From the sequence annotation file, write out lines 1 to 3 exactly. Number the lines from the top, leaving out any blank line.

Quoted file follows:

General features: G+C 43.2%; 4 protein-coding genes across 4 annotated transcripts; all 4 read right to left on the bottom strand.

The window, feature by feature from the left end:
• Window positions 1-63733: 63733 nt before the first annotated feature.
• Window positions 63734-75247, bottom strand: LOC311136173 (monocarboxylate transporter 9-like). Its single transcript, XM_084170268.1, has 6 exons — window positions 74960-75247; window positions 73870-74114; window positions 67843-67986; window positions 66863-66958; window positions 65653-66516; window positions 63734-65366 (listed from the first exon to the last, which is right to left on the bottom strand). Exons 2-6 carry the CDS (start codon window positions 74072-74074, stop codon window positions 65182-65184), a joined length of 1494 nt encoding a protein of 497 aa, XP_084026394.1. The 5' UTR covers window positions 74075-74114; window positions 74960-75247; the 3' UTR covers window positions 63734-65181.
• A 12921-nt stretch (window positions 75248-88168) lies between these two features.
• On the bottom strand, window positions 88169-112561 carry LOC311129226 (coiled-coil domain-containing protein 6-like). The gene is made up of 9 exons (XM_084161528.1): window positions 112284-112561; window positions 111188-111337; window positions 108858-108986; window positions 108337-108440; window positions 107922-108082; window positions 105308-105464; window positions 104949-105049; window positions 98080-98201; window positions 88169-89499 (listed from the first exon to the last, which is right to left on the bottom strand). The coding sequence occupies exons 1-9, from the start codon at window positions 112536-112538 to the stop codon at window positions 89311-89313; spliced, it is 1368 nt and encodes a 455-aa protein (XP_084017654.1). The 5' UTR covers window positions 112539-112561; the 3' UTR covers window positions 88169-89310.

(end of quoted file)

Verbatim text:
General features: G+C 43.2%; 4 protein-coding genes across 4 annotated transcripts; all 4 read right to left on the bottom strand.

The window, feature by feature from the left end:
• Window positions 1-63733: 63733 nt before the first annotated feature.